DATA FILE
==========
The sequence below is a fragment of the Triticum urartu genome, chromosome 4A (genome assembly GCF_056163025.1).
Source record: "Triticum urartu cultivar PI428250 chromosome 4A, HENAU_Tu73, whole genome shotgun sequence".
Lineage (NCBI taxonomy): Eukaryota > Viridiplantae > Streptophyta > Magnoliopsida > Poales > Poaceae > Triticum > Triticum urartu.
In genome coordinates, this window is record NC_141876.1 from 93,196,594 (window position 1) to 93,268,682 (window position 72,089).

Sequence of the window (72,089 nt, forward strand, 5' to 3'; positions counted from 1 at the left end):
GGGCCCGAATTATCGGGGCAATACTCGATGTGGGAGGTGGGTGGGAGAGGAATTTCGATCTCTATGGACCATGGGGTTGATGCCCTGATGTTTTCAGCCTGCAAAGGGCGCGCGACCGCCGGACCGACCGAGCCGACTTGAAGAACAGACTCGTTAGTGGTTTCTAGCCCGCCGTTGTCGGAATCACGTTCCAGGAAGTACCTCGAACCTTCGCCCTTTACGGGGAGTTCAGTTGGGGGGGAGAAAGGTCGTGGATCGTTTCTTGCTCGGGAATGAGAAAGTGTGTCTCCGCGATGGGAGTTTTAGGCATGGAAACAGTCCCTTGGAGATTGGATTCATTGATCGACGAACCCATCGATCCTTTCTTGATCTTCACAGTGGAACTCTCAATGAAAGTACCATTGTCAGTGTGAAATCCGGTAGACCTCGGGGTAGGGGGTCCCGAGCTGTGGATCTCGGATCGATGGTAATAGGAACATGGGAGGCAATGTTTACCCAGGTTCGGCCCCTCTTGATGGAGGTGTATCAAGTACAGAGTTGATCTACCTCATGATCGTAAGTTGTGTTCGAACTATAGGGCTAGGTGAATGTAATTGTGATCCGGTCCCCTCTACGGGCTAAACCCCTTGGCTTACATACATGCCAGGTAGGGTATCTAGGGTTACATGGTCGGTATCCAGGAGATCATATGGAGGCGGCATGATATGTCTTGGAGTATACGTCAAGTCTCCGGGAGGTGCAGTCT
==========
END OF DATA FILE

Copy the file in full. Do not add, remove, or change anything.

The sequence below is a fragment of the Triticum urartu genome, chromosome 4A (genome assembly GCF_056163025.1).
Source record: "Triticum urartu cultivar PI428250 chromosome 4A, HENAU_Tu73, whole genome shotgun sequence".
Lineage (NCBI taxonomy): Eukaryota > Viridiplantae > Streptophyta > Magnoliopsida > Poales > Poaceae > Triticum > Triticum urartu.
In genome coordinates, this window is record NC_141876.1 from 93,196,594 (window position 1) to 93,268,682 (window position 72,089).

Sequence of the window (72,089 nt, forward strand, 5' to 3'; positions counted from 1 at the left end):
GGGCCCGAATTATCGGGGCAATACTCGATGTGGGAGGTGGGTGGGAGAGGAATTTCGATCTCTATGGACCATGGGGTTGATGCCCTGATGTTTTCAGCCTGCAAAGGGCGCGCGACCGCCGGACCGACCGAGCCGACTTGAAGAACAGACTCGTTAGTGGTTTCTAGCCCGCCGTTGTCGGAATCACGTTCCAGGAAGTACCTCGAACCTTCGCCCTTTACGGGGAGTTCAGTTGGGGGGGAGAAAGGTCGTGGATCGTTTCTTGCTCGGGAATGAGAAAGTGTGTCTCCGCGATGGGAGTTTTAGGCATGGAAACAGTCCCTTGGAGATTGGATTCATTGATCGACGAACCCATCGATCCTTTCTTGATCTTCACAGTGGAACTCTCAATGAAAGTACCATTGTCAGTGTGAAATCCGGTAGACCTCGGGGTAGGGGGTCCCGAGCTGTGGATCTCGGATCGATGGTAATAGGAACATGGGAGGCAATGTTTACCCAGGTTCGGCCCCTCTTGATGGAGGTGTATCAAGTACAGAGTTGATCTACCTCATGATCGTAAGTTGTGTTCGAACTATAGGGCTAGGTGAATGTAATTGTGATCCGGTCCCCTCTACGGGCTAAACCCCTTGGCTTACATACATGCCAGGTAGGGTATCTAGGGTTACATGGTCGGTATCCAGGAGATCATATGGAGGCGGCATGATATGTCTTGGAGTATACGTCAAGTCTCCGGGAGGTGCAGTCT